About nine months into our working together I noticed something. Our little team was helping the company improve by making changes that ran upstream from prior practices and policies. These changes, often based on decisions coming out of our disagreements in drawn out meetings, helped the company be more bold, more innovative, more adept and meeting the market moment whether that be with patent strategy, hiring policies, or stock option plans. Perhaps most importantly, the engineers, by far the most important asset to our success, were now able to influence the business in new and critical ways through collaborations and engagements with Max. We were disrupting the status quo in a way that was resulting in noticeable company improvements. His disruptive presence, different way of seeing and doing things, was helping us be a stronger, more valuable company overall.
Sadly, it was just a few months later when Max gave notice, moving to another big tech company where he could have a more significant product role. I regret that the challenges he had working with our team, particularly in those first nine months, likely had a lot to do with his decision to leave. Though I’d come to really value him as an important member of our team, it was too little too late.
I’ve reflected on this hire and what went right and what went wrong since then. I’ve come to see that Max was one of the best hires I’ve ever made. We chose him as the successful applicant based on objective review of his capabilities, not our biased perspectives on “cultural fit.” Our differences disrupted our status quo and helped us become a stronger, more valuable team — and as a result, the company benefitted from our diversity. Max came to us with a different perspective and fresh way of doing things. While it was often difficult to accommodate his different working and communication styles, and endure more debate than I often thought appropriate, our collective diversity strengthened us in more ways than one.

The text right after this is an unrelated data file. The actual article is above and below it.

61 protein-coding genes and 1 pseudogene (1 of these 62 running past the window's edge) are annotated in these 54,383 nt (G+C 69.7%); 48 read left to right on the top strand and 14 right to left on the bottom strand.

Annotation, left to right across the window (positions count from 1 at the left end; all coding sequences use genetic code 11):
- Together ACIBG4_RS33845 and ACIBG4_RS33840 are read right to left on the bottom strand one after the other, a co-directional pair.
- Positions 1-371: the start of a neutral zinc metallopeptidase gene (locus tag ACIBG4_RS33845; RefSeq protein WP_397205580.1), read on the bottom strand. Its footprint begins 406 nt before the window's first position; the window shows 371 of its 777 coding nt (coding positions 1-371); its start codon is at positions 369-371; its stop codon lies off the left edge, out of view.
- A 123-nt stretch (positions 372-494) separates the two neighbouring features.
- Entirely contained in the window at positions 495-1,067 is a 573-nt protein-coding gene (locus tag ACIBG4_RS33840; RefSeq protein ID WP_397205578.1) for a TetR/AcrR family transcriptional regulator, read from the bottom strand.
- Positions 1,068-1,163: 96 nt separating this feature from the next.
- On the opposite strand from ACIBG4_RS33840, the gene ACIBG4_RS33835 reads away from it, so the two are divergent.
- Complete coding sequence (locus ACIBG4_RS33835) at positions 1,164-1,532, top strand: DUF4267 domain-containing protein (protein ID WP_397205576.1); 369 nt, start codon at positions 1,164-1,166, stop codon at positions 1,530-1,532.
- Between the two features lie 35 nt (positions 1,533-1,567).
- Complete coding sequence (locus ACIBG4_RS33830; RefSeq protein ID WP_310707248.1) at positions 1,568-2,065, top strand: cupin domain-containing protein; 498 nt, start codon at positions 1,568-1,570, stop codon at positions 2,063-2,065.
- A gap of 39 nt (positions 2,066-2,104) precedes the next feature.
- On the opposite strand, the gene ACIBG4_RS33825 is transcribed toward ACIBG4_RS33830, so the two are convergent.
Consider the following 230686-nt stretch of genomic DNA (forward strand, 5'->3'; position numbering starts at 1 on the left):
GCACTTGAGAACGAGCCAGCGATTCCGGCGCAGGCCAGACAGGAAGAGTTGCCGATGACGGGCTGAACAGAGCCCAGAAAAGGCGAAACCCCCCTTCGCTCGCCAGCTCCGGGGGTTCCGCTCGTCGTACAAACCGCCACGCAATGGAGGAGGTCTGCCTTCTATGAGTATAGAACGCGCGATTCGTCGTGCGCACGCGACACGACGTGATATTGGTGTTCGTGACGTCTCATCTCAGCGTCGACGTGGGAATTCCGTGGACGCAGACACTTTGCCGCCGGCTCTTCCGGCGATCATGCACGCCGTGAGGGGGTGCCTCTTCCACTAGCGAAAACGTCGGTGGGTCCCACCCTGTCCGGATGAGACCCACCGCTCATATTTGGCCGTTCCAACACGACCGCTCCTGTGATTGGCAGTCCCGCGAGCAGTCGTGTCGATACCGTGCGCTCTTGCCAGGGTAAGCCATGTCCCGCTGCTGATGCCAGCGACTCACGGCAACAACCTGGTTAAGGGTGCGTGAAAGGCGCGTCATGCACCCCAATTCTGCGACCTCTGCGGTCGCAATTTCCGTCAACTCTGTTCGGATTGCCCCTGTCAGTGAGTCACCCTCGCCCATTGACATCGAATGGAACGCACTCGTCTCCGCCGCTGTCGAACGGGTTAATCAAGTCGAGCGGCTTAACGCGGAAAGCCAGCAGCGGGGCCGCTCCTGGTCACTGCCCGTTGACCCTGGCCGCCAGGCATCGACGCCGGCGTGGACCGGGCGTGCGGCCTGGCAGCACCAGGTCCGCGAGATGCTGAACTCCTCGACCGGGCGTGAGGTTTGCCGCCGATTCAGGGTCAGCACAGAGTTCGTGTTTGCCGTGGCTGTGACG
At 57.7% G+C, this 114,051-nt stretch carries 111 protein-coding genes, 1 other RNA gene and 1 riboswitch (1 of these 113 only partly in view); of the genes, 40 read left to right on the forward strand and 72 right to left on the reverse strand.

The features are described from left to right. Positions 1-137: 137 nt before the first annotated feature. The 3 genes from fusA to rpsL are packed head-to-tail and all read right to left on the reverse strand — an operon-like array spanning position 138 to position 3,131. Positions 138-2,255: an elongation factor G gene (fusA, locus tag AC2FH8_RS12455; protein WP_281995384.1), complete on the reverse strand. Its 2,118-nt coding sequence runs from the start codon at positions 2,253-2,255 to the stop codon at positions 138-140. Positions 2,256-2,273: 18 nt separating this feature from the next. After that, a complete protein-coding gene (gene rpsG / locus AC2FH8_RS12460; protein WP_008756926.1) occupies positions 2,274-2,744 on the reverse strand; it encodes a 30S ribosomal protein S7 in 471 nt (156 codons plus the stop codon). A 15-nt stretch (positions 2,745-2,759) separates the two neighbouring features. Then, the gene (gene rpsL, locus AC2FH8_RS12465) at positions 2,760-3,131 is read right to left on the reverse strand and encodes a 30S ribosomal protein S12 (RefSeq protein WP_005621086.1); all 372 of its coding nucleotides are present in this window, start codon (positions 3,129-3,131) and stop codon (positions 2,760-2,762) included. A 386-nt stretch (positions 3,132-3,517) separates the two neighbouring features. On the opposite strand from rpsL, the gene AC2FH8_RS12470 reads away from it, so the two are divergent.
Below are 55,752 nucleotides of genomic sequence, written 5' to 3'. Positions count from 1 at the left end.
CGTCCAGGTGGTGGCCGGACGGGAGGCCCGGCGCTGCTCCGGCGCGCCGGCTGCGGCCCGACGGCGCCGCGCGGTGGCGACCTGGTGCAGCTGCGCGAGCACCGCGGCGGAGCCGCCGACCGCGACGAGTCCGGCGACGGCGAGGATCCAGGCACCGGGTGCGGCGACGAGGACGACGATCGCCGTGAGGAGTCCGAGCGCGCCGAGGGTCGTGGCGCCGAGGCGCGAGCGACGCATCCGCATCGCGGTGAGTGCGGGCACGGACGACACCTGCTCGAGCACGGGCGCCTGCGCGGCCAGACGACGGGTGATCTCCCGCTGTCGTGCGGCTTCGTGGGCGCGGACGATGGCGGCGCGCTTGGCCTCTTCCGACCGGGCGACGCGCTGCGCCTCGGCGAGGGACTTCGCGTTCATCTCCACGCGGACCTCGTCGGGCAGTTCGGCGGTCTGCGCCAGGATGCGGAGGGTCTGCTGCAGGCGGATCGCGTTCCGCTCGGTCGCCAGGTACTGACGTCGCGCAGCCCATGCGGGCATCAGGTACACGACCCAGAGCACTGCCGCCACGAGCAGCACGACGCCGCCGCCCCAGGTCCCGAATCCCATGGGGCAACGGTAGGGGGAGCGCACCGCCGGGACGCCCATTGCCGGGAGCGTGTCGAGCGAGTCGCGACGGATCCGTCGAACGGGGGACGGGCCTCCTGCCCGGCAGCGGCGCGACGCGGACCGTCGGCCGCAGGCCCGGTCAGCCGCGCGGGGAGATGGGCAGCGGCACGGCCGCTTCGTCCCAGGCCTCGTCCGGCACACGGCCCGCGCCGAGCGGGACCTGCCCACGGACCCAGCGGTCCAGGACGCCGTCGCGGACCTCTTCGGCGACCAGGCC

We found and hired Max because we considered what we wanted and needed in a hire before we started meeting with candidates. We did not let familiarity or likability drive our decision. We hired based on capability and talent and as a result, we added exactly what we needed to the team.
When people ask me how to diversify their teams, the first suggestion I make is to spend the time crafting strong job descriptions (some good tips here and here for tackling gender bias) and then abide by them in the hiring process. Leads will often want to hire their friends, former colleagues, people they know and like. Too often, this practice results in homogeneous teams that tend to agree on items with ease, inadequately challenging a status quo or considering the dynamic landscape in which they are operating and building — hampering innovation and value generation. Every great company is built by a strong team and the best teams are diverse.